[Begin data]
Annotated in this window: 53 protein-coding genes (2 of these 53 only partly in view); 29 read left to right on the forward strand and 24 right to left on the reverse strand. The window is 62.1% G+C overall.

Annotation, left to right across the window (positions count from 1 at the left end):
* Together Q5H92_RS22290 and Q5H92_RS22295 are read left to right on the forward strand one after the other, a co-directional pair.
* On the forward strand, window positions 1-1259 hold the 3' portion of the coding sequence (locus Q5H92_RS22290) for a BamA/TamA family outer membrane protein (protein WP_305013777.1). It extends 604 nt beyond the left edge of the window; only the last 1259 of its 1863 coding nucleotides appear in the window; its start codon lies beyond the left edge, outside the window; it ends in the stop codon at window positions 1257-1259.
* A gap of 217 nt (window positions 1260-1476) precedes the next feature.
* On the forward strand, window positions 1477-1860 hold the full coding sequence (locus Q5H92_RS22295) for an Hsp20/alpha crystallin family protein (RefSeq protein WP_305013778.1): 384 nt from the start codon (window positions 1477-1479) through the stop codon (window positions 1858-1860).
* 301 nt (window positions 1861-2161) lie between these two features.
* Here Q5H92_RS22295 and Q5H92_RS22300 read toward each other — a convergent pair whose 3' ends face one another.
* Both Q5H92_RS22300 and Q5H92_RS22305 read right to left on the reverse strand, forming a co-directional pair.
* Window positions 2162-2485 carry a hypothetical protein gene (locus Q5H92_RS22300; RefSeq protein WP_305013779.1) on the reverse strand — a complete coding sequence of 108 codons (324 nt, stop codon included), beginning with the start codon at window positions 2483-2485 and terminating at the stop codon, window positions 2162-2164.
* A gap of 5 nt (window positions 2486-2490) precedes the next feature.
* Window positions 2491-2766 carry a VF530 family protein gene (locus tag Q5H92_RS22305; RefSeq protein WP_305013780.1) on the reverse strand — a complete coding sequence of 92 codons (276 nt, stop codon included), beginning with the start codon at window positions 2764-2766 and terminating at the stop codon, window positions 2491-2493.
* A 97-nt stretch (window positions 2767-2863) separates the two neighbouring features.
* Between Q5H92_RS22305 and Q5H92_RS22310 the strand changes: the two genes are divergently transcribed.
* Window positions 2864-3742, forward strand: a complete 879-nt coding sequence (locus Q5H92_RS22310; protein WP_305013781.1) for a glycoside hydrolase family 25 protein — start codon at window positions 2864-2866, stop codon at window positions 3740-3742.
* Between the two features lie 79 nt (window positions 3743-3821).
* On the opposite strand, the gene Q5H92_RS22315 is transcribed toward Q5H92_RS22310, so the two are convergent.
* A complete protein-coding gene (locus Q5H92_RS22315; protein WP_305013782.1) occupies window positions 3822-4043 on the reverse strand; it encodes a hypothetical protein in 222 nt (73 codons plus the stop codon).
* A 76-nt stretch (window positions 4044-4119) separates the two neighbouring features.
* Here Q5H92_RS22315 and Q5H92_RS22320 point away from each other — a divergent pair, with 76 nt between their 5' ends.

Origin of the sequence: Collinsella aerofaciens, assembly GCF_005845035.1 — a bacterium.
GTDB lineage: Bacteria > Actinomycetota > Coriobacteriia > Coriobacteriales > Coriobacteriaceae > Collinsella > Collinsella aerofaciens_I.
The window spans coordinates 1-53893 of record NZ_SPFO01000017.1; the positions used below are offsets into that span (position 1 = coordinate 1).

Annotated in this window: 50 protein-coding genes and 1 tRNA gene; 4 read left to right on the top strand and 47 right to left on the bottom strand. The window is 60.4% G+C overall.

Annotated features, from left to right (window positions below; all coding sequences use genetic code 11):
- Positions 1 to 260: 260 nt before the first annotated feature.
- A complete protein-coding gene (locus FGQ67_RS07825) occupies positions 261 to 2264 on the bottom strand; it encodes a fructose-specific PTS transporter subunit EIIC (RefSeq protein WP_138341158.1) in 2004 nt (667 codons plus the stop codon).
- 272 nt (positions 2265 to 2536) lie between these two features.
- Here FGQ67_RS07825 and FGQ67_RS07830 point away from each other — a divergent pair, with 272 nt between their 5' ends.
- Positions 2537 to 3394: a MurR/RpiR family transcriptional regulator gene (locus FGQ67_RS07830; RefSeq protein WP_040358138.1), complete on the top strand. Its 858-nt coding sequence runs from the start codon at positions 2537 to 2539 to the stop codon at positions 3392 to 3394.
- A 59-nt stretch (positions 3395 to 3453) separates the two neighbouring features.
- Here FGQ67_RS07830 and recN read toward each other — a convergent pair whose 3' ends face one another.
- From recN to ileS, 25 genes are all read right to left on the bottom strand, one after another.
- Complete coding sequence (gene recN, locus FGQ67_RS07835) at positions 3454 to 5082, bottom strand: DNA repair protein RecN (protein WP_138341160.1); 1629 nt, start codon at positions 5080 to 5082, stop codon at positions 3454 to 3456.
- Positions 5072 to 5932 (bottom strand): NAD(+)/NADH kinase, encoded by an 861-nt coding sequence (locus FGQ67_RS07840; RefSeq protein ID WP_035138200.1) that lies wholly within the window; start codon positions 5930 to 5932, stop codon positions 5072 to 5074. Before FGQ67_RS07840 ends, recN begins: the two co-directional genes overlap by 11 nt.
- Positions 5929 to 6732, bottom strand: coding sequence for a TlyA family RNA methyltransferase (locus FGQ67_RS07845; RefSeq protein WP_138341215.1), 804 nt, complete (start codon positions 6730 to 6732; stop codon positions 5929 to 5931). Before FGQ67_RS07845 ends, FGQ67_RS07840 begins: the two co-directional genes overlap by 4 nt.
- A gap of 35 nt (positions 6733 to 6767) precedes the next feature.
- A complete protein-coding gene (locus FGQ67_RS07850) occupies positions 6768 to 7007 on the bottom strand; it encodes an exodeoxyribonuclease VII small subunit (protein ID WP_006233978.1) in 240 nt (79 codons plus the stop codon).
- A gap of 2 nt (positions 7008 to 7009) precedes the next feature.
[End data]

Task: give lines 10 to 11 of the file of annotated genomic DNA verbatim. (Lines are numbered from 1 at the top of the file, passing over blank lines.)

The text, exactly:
* Window positions 2162-2485 carry a hypothetical protein gene (locus Q5H92_RS22300; RefSeq protein WP_305013779.1) on the reverse strand — a complete coding sequence of 108 codons (324 nt, stop codon included), beginning with the start codon at window positions 2483-2485 and terminating at the stop codon, window positions 2162-2164.
* A gap of 5 nt (window positions 2486-2490) precedes the next feature.